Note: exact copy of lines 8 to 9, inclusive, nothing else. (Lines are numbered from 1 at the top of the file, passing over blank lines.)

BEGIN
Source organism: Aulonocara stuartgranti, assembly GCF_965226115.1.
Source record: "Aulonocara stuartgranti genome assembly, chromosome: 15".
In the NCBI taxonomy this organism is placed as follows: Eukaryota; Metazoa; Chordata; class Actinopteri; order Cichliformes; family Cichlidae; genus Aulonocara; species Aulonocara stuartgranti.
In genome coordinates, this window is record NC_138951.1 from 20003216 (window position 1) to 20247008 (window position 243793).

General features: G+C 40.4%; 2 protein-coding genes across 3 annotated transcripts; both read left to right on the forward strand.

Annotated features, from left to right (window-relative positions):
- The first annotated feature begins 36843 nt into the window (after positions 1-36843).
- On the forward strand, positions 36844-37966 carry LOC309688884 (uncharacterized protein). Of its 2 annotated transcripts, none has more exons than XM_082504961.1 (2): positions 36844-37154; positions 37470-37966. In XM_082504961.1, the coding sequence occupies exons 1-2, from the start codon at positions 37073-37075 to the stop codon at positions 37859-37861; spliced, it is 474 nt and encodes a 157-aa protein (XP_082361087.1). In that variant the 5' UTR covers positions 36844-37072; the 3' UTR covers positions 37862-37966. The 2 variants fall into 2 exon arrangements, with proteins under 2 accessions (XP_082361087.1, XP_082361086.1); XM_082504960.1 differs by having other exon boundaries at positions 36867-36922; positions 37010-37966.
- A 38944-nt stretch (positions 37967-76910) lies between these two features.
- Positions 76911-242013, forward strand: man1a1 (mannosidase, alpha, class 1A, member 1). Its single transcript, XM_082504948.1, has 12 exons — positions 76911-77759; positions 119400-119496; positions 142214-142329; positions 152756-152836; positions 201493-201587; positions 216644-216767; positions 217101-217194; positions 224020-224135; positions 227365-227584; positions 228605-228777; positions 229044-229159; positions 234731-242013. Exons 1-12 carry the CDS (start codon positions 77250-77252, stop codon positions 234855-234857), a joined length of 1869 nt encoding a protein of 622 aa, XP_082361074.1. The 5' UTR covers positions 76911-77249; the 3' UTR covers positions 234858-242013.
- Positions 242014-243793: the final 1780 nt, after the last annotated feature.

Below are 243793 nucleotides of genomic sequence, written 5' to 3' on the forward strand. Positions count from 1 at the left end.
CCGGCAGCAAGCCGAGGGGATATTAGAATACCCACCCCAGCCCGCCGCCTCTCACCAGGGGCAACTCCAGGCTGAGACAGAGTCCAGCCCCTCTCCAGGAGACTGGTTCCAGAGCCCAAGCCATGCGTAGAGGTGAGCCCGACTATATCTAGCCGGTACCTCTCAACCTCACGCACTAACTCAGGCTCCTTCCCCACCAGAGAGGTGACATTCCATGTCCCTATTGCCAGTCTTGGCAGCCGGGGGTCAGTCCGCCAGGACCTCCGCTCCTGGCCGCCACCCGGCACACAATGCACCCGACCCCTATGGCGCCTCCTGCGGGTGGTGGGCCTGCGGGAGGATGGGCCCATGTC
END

- On the forward strand, positions 36844-37966 carry LOC309688884 (uncharacterized protein). Of its 2 annotated transcripts, none has more exons than XM_082504961.1 (2): positions 36844-37154; positions 37470-37966. In XM_082504961.1, the coding sequence occupies exons 1-2, from the start codon at positions 37073-37075 to the stop codon at positions 37859-37861; spliced, it is 474 nt and encodes a 157-aa protein (XP_082361087.1). In that variant the 5' UTR covers positions 36844-37072; the 3' UTR covers positions 37862-37966. The 2 variants fall into 2 exon arrangements, with proteins under 2 accessions (XP_082361087.1, XP_082361086.1); XM_082504960.1 differs by having other exon boundaries at positions 36867-36922; positions 37010-37966.
- A 38944-nt stretch (positions 37967-76910) lies between these two features.